I could immediately tell it was foggy. As thick a stew as it’s been up here.

But also more rain showers and hail.

I gave myself 9 am as a cut-off time, but it seemed sensible to eat my full breakfast, heated muesli, and a few cups of coffee, while packing up.

Putting on my wet socks and boots.

Not the best of days, but the mornings had tended to improve while I been around in the mountains.

Eventually, just before 11 am, despite the bleak conditions, I made a dash. I thought, well, if it’s too bad I can always just come back.

I could sense it was much colder, and the wind was still blowing, so I left my two long-sleeved woollen tops on, and my windproof soft cell jacket, before applying my pathetic raincoat over the top. Leather gloves. Woollen beanie. Full height gaiters. The only thing missing from my attire was my overtrou that I had left in the car. For some reason I didn’t think I would need them in a New Zealand summer.

Tough day in the office.

A mighty rollercoaster along a razorback ridge, with plenty of ups and downs.

The weather had everything from fog, drizzle, sleet, hail, around lunchtime some huge snowflakes, and, towards nightfall, some patches of blue sky and a magnificent fiery sunset.

Two major pieces of luck.

All those clothes. Man, it was cold once I got wet, ie, immediately. Overtrou probably would have helped although they may have been ripped to shreds.

Secondly, my leather gloves. A lot of the time I was yanking on the flax, cutty grass, woody vegetation, thin air, hauling myself and near food-less pack up and down significant slopes.

There is no actual track. You just follow the top of the ridge, and when you get to a bluff, backtrack until you can make out a stray Dracophyllum branch having been cut, meaning that is the spot to plunge through the vegetation, on an at-times 70° slope.

Yeah, not even an odd bit of pink tape.

Well, to be honest, much of the way through the scrub has been quite lightly pruned by some hardy Permolat soul, for which I am truly grateful. Prior to that recent exercise, finding a route down the cliffs would not have been obvious, particularly in the often fully foggy conditions.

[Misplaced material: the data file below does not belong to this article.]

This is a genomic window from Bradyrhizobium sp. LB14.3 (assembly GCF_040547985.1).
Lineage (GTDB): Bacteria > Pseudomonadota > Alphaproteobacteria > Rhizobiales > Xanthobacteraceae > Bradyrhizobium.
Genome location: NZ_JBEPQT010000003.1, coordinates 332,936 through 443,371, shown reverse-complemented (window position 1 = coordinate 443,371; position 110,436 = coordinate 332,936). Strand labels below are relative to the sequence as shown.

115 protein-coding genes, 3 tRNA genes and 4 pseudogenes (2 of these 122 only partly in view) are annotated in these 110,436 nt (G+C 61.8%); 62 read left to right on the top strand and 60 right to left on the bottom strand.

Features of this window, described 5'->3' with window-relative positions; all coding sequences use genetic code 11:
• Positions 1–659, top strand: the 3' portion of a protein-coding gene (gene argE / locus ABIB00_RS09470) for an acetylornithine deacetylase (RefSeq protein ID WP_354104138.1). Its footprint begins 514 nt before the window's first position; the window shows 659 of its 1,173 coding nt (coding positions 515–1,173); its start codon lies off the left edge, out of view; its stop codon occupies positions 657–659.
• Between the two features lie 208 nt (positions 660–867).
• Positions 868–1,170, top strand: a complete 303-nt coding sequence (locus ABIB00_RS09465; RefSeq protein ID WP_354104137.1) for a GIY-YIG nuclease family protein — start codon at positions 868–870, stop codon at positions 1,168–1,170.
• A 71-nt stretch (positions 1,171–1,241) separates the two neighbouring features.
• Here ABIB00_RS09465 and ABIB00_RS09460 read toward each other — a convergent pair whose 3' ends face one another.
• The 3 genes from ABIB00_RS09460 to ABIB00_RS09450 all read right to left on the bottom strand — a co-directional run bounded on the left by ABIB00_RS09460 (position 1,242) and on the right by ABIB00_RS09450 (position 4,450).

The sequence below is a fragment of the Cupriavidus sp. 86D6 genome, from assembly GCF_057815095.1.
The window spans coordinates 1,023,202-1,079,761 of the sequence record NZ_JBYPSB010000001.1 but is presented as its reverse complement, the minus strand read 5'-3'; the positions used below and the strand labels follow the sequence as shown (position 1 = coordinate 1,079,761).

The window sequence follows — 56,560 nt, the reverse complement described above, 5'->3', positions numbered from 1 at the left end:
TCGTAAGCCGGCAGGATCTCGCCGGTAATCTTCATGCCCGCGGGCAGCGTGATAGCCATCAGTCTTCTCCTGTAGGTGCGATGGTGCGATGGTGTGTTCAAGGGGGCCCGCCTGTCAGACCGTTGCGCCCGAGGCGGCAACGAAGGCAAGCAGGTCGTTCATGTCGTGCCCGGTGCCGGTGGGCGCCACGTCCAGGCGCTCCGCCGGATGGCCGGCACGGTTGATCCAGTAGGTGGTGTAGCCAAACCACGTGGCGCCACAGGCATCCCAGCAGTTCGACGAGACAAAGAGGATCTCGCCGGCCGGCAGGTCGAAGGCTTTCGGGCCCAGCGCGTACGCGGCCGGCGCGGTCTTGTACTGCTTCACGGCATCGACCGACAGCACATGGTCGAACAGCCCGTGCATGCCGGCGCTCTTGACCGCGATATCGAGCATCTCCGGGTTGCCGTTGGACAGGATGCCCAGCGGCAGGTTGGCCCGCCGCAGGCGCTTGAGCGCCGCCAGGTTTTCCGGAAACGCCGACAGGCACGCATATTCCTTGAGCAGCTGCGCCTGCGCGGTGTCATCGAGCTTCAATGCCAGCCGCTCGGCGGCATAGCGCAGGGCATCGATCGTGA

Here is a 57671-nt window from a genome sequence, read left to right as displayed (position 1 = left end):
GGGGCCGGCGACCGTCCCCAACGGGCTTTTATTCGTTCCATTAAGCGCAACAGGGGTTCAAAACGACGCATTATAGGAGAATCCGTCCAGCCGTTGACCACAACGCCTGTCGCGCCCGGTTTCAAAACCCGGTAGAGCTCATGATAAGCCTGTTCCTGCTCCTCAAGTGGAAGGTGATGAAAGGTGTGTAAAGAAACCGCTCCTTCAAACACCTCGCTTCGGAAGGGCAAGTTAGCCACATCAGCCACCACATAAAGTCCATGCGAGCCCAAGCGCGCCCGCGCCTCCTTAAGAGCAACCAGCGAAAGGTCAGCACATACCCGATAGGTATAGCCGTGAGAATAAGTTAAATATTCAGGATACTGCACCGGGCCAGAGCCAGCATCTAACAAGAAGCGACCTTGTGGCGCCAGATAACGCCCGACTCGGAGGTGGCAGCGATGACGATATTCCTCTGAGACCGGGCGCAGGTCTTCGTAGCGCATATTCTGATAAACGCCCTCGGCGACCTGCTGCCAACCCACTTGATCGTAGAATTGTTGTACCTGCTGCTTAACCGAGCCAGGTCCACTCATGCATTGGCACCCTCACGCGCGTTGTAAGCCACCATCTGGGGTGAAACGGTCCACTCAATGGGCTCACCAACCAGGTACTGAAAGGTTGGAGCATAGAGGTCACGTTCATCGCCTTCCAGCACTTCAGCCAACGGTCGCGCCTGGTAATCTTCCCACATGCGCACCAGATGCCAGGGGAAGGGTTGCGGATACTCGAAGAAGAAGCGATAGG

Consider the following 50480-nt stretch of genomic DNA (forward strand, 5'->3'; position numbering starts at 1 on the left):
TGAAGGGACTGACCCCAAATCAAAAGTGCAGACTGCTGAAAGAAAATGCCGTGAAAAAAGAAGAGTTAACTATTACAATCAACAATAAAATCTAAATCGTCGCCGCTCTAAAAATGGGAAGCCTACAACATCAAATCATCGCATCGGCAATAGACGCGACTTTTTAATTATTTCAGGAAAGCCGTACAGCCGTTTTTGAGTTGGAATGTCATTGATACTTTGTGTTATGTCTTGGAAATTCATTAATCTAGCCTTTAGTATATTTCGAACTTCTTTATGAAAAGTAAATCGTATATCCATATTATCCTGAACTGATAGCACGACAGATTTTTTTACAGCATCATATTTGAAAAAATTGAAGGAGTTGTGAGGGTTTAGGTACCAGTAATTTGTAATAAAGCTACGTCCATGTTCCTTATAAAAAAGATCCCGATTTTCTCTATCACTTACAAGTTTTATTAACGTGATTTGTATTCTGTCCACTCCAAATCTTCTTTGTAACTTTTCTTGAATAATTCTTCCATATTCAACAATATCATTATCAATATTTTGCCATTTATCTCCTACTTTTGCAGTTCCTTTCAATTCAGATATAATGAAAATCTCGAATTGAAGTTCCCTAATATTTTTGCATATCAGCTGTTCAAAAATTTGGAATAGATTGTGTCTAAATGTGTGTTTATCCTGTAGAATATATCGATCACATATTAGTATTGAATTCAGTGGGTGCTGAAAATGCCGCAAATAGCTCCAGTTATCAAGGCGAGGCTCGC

The Permolat website describes the route as “rough”, and I would concur.

If you’re asking, no, I wouldn’t try it again, even in good weather.

Even when I reached the highest point, 1410 m, and it was all downhill from there, it wasn’t.

More razorback ups and downs, climbing around a massive slip to the south.

Clue: if you want to find the trail, it is always on the ridge and mountaintop.

No easy yards, except for 100 m near the hut, just before the last climb.

No one else in this popular four-bunk hut. Yahoo!!

I was dripping, and it was almost dark, on almost a year’s longest day.

It had taken around 10 hours, but I did waste time taking 50 splendid photos in inclement conditions.

Tomorrow, just a 1000 m drop down to Lake Kaniere, and an 18 km or so road walk back to my car.

Speaking of dropping, I dropped like a stone into my cold bunk.

+++++horizontal rule+++++

A guide to the night’s accommodation: Mt Brown Hut

Mt Brown Hut, Lake Kaniere
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